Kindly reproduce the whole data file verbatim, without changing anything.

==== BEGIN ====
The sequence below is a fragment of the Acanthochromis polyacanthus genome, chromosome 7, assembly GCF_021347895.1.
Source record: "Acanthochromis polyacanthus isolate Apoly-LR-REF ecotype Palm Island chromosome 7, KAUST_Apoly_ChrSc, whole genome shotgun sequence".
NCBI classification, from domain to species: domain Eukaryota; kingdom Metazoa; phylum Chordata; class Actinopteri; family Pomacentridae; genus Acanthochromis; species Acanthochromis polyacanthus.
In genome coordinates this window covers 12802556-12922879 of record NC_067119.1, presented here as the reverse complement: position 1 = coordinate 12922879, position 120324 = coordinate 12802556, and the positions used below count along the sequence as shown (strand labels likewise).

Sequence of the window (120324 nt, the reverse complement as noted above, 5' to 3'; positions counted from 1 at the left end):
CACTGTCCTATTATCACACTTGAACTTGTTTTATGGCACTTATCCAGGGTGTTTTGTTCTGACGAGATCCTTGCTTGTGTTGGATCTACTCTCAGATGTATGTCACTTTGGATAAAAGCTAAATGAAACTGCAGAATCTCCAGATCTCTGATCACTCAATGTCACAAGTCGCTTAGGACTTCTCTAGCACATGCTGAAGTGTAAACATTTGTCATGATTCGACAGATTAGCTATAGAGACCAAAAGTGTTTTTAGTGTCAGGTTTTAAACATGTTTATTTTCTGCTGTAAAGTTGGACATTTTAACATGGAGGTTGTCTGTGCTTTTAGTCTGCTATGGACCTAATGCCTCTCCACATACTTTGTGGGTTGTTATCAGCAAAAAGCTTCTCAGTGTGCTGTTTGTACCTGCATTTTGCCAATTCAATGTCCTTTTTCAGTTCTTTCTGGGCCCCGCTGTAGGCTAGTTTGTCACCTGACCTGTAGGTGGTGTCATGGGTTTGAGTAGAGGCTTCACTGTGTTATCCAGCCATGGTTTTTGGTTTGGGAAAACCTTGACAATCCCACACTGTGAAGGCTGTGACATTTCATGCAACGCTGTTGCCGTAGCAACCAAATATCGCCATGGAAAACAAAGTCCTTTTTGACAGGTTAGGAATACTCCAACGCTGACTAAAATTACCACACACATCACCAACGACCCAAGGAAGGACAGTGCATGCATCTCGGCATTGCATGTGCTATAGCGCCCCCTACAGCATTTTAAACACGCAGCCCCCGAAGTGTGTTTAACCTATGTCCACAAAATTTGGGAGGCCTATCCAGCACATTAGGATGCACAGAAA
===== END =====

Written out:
The sequence below is a fragment of the Acanthochromis polyacanthus genome, chromosome 7, assembly GCF_021347895.1.
Source record: "Acanthochromis polyacanthus isolate Apoly-LR-REF ecotype Palm Island chromosome 7, KAUST_Apoly_ChrSc, whole genome shotgun sequence".
NCBI classification, from domain to species: domain Eukaryota; kingdom Metazoa; phylum Chordata; class Actinopteri; family Pomacentridae; genus Acanthochromis; species Acanthochromis polyacanthus.
In genome coordinates this window covers 12802556-12922879 of record NC_067119.1, presented here as the reverse complement: position 1 = coordinate 12922879, position 120324 = coordinate 12802556, and the positions used below count along the sequence as shown (strand labels likewise).

Sequence of the window (120324 nt, the reverse complement as noted above, 5' to 3'; positions counted from 1 at the left end):
CACTGTCCTATTATCACACTTGAACTTGTTTTATGGCACTTATCCAGGGTGTTTTGTTCTGACGAGATCCTTGCTTGTGTTGGATCTACTCTCAGATGTATGTCACTTTGGATAAAAGCTAAATGAAACTGCAGAATCTCCAGATCTCTGATCACTCAATGTCACAAGTCGCTTAGGACTTCTCTAGCACATGCTGAAGTGTAAACATTTGTCATGATTCGACAGATTAGCTATAGAGACCAAAAGTGTTTTTAGTGTCAGGTTTTAAACATGTTTATTTTCTGCTGTAAAGTTGGACATTTTAACATGGAGGTTGTCTGTGCTTTTAGTCTGCTATGGACCTAATGCCTCTCCACATACTTTGTGGGTTGTTATCAGCAAAAAGCTTCTCAGTGTGCTGTTTGTACCTGCATTTTGCCAATTCAATGTCCTTTTTCAGTTCTTTCTGGGCCCCGCTGTAGGCTAGTTTGTCACCTGACCTGTAGGTGGTGTCATGGGTTTGAGTAGAGGCTTCACTGTGTTATCCAGCCATGGTTTTTGGTTTGGGAAAACCTTGACAATCCCACACTGTGAAGGCTGTGACATTTCATGCAACGCTGTTGCCGTAGCAACCAAATATCGCCATGGAAAACAAAGTCCTTTTTGACAGGTTAGGAATACTCCAACGCTGACTAAAATTACCACACACATCACCAACGACCCAAGGAAGGACAGTGCATGCATCTCGGCATTGCATGTGCTATAGCGCCCCCTACAGCATTTTAAACACGCAGCCCCCGAAGTGTGTTTAACCTATGTCCACAAAATTTGGGAGGCCTATCCAGCACATTAGGATGCACAGAAA